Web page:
ArtsAutosBooksBusinessEducationEntertainmentFamilyFashionFoodGamesGenderHealthHolidaysHomeHubPagesPersonal FinancePetsPoliticsReligionSportsTechnologyTravel

Easy Houseplants - Tree Philodendron

Updated on August 2, 2017
Dolores Monet profile image

An avid gardener for over 40 years, Dolores has landscaped for private clients and maintained one client's small orchid collection.

Tree Philodendron


Tree philodendron is a wonderful houseplant with large, deeply lobed leaves. On some forms, the notched leaves show a ruffled edge that produce a very showy effect. Bright, medium green leaves can grow as large as 3 feet long. The plant is excellent for filling in empty spaces and creating a natural focal point in a room.

Often called by one of its Latin names, the main difference between forms such as Philodendron bipinnatifidum and Philodendron selloum is leaf size, how deeply the leaves are notched, and how ruffled the edges of the lobes appear.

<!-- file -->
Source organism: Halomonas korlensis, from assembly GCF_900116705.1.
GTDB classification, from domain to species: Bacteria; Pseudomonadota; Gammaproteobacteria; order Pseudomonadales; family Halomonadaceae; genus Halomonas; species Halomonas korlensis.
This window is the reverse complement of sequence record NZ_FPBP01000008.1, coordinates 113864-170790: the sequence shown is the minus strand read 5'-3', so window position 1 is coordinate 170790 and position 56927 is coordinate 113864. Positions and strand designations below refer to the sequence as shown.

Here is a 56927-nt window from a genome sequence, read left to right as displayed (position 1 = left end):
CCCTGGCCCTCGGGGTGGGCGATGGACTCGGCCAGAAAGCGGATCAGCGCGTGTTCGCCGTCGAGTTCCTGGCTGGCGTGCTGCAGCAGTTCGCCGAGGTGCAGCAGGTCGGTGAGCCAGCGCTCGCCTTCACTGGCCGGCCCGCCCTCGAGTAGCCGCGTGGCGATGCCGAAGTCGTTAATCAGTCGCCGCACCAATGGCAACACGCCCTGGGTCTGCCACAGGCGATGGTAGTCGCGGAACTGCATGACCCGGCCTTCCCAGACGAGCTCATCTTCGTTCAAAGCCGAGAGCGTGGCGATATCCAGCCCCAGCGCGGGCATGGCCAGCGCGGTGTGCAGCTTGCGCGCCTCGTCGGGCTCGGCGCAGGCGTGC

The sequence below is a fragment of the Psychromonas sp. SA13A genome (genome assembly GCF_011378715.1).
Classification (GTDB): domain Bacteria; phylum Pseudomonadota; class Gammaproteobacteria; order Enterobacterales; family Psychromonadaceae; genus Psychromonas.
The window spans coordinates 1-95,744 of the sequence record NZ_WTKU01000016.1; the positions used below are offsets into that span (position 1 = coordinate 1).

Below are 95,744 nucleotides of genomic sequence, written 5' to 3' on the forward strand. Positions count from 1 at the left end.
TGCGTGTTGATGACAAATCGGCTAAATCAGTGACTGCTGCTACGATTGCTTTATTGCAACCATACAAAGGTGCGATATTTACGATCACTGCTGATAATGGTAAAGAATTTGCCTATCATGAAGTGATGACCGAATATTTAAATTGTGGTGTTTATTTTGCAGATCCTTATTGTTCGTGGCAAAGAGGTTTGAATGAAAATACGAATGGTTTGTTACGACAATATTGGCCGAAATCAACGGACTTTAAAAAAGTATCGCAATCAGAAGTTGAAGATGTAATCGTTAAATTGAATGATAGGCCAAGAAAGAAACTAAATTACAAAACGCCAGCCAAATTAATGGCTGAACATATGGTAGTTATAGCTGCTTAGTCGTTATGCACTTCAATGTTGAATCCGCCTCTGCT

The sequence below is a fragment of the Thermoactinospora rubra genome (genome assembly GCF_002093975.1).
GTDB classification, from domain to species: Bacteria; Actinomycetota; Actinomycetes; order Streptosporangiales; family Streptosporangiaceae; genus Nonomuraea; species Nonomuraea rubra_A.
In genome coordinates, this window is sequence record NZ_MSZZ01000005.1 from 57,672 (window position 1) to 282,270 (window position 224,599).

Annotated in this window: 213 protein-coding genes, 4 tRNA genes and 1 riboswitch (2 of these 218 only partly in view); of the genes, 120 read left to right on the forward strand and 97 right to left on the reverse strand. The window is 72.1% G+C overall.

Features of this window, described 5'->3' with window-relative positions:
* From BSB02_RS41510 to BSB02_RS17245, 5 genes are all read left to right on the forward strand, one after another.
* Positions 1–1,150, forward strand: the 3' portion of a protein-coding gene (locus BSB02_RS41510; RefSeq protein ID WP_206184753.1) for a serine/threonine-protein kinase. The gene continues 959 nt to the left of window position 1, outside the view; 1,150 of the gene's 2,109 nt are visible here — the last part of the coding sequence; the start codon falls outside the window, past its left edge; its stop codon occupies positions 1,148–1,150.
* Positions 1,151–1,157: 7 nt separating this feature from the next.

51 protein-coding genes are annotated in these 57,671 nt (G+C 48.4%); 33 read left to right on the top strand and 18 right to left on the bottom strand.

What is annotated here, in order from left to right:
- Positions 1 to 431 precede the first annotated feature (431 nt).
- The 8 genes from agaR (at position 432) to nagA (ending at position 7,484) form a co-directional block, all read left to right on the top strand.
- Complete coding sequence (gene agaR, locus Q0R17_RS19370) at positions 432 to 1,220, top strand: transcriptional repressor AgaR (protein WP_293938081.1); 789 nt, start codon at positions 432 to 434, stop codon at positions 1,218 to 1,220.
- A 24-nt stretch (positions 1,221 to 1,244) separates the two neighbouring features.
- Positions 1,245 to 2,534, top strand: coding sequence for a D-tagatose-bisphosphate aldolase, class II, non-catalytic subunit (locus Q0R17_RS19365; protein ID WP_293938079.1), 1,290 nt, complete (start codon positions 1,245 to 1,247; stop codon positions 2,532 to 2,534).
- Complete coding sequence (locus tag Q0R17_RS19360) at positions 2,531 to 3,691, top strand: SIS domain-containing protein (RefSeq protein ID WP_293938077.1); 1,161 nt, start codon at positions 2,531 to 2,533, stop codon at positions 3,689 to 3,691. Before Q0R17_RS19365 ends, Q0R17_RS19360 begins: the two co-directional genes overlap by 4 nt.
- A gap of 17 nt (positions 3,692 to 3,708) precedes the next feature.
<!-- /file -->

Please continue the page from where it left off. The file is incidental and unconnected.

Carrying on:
Young plants do not show these deep notches but are heart shaped. As the plant ages and new leaves appear, slight differences show up. The change is gradual as the plant matures.

A native of south America, Tree Philodendrons also make attractive patio plants and may enjoy a summer vacation out of doors. Never allow them to suffer temperatures below 55 degrees Fahrenheit as they are tropical plants. Grow as an outdoor specimen in US Zone 9 - 11.

Tree Philodendron is occasionally called Lacey Tree Philodendron. It is not actually a tree but grows up a tree in the wild. It is called a tree because of its trunk like stem.

Tree Philodendron Care

Tolerant of low light in winter, Tree Philodendron prefers bright to medium light indoors and warm temperatures of 70 - 85 degrees Fahrenheit. Bright light does not mean you should set the plant in a window that faces south but several feet away from the window. Direct sun through glass can scorch a houseplant.

  • Plant in a large container with drainage holes in the bottom. Place plant over a saucer or something to catch drained water so as not to ruin the floor.